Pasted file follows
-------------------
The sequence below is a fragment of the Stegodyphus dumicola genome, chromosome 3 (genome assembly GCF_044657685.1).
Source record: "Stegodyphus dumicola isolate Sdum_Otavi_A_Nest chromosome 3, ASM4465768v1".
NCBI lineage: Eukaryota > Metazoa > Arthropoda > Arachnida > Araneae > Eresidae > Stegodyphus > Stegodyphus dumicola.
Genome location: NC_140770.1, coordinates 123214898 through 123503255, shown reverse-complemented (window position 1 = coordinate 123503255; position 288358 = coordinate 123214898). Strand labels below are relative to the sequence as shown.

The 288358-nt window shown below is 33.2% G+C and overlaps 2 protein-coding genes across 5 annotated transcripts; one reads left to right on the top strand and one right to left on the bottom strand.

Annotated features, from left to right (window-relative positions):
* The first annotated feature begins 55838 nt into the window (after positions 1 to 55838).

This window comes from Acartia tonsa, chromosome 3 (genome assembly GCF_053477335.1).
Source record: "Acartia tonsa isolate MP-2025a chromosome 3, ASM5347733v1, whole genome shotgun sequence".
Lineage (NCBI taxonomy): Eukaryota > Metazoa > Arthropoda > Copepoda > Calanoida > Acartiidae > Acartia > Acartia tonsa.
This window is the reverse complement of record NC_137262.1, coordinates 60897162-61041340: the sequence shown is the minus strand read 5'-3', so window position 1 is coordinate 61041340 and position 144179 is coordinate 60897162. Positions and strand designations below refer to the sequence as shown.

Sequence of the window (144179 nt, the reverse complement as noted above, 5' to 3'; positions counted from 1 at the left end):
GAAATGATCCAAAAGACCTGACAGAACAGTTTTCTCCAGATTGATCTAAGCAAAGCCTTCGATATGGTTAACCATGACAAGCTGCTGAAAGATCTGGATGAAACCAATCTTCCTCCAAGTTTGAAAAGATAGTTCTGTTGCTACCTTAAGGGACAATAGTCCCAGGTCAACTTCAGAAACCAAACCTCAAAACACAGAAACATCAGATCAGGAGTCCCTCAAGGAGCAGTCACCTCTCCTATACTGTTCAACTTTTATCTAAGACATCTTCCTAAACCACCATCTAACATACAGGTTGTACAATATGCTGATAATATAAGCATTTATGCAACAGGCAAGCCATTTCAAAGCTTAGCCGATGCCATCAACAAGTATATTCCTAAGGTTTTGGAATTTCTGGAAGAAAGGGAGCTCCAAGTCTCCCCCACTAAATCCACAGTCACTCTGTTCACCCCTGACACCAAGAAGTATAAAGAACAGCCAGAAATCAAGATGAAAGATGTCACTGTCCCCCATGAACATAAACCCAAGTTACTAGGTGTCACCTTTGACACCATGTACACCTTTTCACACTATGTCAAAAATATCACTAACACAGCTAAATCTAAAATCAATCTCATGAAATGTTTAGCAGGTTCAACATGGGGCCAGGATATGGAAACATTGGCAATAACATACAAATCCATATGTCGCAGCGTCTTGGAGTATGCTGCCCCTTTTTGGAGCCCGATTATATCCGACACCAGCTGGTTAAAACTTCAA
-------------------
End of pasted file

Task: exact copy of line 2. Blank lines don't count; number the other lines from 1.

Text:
Source record: "Stegodyphus dumicola isolate Sdum_Otavi_A_Nest chromosome 3, ASM4465768v1".